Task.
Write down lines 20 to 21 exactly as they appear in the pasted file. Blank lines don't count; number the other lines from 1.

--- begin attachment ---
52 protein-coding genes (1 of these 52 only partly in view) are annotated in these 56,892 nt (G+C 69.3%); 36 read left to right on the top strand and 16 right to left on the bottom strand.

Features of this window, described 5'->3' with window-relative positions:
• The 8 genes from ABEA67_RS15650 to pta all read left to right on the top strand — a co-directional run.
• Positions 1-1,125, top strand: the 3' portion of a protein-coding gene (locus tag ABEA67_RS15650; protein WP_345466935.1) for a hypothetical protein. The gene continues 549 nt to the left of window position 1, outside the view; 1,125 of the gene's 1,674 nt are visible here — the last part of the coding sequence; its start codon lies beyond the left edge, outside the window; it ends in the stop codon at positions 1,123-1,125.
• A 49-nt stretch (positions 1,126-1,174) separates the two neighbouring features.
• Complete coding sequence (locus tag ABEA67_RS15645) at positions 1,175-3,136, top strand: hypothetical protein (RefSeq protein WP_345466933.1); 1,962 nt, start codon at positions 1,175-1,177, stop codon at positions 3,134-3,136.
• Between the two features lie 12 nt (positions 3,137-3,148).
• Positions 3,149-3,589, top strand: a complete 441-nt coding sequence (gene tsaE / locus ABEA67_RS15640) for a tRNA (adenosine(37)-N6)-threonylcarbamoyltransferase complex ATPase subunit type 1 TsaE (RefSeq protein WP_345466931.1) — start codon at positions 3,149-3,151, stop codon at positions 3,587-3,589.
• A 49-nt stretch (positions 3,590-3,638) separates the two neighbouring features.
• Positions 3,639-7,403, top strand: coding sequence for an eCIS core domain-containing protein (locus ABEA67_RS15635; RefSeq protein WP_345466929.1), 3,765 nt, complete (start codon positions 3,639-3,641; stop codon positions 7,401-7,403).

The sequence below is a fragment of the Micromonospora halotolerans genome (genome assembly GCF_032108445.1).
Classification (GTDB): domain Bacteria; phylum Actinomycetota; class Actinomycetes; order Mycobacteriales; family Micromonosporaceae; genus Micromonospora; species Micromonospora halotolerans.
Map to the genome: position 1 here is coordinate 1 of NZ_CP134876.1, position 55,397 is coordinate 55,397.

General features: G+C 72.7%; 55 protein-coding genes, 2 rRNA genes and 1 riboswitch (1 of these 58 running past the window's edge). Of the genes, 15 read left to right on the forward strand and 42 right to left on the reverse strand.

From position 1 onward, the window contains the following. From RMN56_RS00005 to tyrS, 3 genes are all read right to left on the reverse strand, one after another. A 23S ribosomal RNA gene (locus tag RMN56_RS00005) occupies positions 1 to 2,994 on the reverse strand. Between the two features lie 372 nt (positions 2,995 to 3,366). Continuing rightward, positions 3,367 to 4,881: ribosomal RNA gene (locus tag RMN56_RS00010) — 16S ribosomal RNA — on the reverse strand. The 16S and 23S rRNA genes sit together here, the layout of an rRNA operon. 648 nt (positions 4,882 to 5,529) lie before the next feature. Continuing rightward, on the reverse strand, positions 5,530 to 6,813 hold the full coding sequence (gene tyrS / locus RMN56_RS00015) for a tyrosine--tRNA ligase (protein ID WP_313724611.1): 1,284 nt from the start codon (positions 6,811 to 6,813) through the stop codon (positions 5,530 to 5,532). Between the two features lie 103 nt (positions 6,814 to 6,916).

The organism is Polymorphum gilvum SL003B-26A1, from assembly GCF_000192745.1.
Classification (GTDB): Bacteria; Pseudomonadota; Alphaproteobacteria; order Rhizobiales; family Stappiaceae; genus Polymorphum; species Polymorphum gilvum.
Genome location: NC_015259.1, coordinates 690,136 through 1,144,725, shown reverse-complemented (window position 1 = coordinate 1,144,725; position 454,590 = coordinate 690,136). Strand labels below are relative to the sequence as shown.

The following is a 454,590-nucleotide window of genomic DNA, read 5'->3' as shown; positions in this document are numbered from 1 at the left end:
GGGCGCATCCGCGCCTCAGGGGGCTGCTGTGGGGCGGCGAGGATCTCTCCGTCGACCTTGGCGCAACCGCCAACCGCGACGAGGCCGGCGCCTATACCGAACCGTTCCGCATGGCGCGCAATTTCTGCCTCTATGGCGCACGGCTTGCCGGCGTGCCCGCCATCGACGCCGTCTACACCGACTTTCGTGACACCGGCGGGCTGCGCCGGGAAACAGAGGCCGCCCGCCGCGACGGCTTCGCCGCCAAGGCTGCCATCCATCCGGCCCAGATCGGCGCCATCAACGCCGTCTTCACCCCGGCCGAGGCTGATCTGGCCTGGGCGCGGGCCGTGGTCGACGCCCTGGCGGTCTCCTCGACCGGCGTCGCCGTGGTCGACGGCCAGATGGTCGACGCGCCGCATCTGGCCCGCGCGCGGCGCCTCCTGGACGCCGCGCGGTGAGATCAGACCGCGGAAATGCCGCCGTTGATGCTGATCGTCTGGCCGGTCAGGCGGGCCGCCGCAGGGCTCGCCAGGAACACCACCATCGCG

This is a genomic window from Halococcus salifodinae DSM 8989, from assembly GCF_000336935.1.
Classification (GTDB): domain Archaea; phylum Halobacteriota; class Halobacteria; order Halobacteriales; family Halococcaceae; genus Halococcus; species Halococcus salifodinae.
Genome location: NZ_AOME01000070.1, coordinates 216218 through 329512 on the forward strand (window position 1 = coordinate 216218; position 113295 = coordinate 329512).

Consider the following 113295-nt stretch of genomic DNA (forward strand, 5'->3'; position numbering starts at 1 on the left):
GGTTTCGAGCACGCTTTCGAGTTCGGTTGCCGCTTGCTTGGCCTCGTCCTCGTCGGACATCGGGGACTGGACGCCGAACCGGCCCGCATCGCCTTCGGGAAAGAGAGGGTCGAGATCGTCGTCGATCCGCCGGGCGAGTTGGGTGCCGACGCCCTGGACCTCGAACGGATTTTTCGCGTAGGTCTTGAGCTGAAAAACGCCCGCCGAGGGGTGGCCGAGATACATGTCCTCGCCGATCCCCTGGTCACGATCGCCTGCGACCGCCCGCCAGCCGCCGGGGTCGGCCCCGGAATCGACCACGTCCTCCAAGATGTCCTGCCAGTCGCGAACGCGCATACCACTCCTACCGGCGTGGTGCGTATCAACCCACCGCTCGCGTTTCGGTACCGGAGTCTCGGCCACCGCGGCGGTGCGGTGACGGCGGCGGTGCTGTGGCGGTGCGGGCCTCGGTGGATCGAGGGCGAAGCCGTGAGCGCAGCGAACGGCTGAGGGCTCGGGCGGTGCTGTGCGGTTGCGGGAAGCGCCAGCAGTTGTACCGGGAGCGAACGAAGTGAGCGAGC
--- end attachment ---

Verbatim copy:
GGGCGCATCCGCGCCTCAGGGGGCTGCTGTGGGGCGGCGAGGATCTCTCCGTCGACCTTGGCGCAACCGCCAACCGCGACGAGGCCGGCGCCTATACCGAACCGTTCCGCATGGCGCGCAATTTCTGCCTCTATGGCGCACGGCTTGCCGGCGTGCCCGCCATCGACGCCGTCTACACCGACTTTCGTGACACCGGCGGGCTGCGCCGGGAAACAGAGGCCGCCCGCCGCGACGGCTTCGCCGCCAAGGCTGCCATCCATCCGGCCCAGATCGGCGCCATCAACGCCGTCTTCACCCCGGCCGAGGCTGATCTGGCCTGGGCGCGGGCCGTGGTCGACGCCCTGGCGGTCTCCTCGACCGGCGTCGCCGTGGTCGACGGCCAGATGGTCGACGCGCCGCATCTGGCCCGCGCGCGGCGCCTCCTGGACGCCGCGCGGTGAGATCAGACCGCGGAAATGCCGCCGTTGATGCTGATCGTCTGGCCGGTCAGGCGGGCCGCCGCAGGGCTCGCCAGGAACACCACCATCGCG

This is a genomic window from Halococcus salifodinae DSM 8989, from assembly GCF_000336935.1.